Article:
The most complicated part of Elliott wave is the corrective waves. There are many forms of corrective waves which are difficult to comprehend at the hindsight. There are three classifications of corrective waves- zig zag pattern, flat wave and triangle patterns.
Defining the Corrective waves
Before delving deeper into the types of corrective waves, let’s have a clear understanding about corrective waves. The waves 2 and 4 are corrective waves with respect to waves 1 and 3 respectively. The wave b is a corrective wave since it corrects the wave a. Consequently, the wave ‘abc’ is the corrective wave for the 1-5 impulse wave.
Corrective Waves: Zig zag wave (Zig zag pattern)
The zig zag pattern is the most common and simplest forms of ‘abc’ corrective waves. It is of the form of a 5-3-5 wave pattern. The wave ‘c’ goes well beyond wave ‘a’ in the zig zag pattern.
Here the wave b corrects the rally wave a. The wave b retraces to 50-61.8% of wave ‘a.’ It even extends beyond 61.8% in most cases. The wave 4, wave 5, wave a and wave b happens to form a head and shoulder pattern in certain instances. There is also a probability of wave 5 and wave b forming a double top(double bottom, in the case of a downtrend). Both these cases push the wave to a 61.8% retracement of the entire 5 waves, as it fulfills the concept of wave 1 and wave 2 in the next higher degree. (For better understanding, kindly go through our article on Elliot wave)
There is a double zig zag pattern which is less recurring. It is a combo of two zig zag pattern intertwined with an ‘abc’ pattern. It occurs in larger corrections and in larger time frames.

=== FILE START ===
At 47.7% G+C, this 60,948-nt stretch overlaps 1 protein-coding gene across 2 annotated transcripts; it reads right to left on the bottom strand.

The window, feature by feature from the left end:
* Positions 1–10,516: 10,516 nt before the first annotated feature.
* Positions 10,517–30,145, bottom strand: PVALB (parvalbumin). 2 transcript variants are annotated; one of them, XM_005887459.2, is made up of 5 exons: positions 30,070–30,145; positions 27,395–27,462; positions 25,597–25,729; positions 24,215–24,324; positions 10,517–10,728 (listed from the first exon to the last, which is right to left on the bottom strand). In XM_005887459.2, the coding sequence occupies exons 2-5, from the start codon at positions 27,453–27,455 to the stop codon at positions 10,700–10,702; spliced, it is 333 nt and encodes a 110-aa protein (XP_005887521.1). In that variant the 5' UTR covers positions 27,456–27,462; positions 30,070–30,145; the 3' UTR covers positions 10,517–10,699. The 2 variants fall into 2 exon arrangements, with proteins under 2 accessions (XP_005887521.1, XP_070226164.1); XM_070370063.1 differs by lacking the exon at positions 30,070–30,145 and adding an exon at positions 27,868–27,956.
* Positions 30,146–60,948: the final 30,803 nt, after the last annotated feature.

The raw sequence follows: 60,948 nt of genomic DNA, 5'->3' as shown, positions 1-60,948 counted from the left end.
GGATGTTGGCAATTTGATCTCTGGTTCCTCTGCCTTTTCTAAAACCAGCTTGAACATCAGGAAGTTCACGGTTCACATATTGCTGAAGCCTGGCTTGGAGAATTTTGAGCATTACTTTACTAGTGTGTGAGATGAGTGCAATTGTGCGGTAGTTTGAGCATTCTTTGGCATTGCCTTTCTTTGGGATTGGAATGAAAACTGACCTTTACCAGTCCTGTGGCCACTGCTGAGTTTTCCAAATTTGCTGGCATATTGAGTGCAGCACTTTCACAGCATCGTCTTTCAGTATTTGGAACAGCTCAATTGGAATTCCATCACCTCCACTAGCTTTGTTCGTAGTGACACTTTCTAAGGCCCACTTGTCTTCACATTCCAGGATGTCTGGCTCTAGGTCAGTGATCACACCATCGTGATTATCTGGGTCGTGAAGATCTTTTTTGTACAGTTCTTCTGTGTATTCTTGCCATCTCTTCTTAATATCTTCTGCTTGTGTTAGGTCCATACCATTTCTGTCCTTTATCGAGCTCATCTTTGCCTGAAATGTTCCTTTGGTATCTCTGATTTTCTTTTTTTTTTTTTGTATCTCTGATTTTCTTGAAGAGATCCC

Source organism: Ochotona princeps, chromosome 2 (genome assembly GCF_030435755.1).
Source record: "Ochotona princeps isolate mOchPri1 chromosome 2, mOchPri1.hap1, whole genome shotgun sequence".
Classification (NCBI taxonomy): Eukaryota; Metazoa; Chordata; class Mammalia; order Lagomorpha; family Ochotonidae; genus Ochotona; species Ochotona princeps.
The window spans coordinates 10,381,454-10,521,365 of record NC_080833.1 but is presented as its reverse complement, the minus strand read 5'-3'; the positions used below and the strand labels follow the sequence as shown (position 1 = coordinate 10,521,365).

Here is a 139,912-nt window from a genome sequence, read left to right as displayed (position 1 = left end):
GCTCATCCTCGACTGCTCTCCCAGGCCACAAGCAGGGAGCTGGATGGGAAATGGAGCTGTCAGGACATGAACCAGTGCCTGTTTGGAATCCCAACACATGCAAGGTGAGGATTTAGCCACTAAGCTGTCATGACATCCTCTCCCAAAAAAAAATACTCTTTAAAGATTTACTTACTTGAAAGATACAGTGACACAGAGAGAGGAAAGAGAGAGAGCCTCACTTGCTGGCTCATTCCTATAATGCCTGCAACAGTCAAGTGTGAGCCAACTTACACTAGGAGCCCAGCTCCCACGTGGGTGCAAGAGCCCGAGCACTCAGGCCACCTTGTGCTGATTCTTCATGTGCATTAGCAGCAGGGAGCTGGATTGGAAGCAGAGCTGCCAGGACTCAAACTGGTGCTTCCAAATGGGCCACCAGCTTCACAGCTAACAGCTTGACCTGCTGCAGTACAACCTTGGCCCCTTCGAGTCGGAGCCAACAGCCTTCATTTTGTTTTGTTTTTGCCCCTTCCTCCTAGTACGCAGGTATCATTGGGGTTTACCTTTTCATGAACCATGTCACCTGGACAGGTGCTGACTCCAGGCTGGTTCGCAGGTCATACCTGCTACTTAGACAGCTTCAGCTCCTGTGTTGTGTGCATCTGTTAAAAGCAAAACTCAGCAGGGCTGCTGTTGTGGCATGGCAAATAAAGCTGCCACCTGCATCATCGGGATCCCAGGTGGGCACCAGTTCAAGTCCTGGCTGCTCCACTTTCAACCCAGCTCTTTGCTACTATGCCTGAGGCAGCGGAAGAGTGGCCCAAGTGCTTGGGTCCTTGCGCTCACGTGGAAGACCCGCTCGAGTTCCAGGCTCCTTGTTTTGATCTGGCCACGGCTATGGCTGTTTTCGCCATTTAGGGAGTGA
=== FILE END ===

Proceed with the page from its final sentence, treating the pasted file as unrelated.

Zig Zag pattern: Head and Shoulder pattern in Elliott wave
The zig zag pattern usually has a deep correction. It mostly retraces to 61.8% of the entire 1-5 impulse wave. And the head and shoulder pattern is a common phenomenon recurring in zig zag patterns. The below image of USD/CAD chart shows a head and shoulder pattern resulting in the 61.8% retracement of the entire bull cycle wave. The head and shoulder patterns are strong trend reversal patterns. When they combine with corrective wave, it usually results in a monstrous rally.
Zig Zag pattern: Double Top pattern as the corrective wave
The zig zag pattern features the double top/bottom pattern which results in a significant correction. This also leads to a 61.8% retracement more often than not. The below chart of GBP/USD shows a double top pattern formed in the corrective wave. The wave a makes an impulse move initially and then the wave ‘b’ retracts to test the top of the wave 5. When it fails to crossover, it results in a significant correction.
The zig zag corrective wave usually happens to be the wave 2 in the next higher cycle. Hence the 61.8% retracement is a common phenomenon and happens rarely. However, when an instrument bounces of from 61.8% retracement after a correction,it is usually followed with a robust rally – wave 3.
Corrective Waves: Flat wave
The flat corrective waves are formed when there is a stronger trend. It generally means that a trend continuation is imminent and bulls (bears, in a downtrend) are itching to get onboard.
The flat wave represents a time correction or consolidation rather than a price correction. It is of the form 3-3-5.
The wave b takes resistance near the wave 5 zone and wave c takes support at wave ‘a’ zone.
At times, the wave ‘c’ breaks wave ‘a’ marginally but, never crosses it substantially.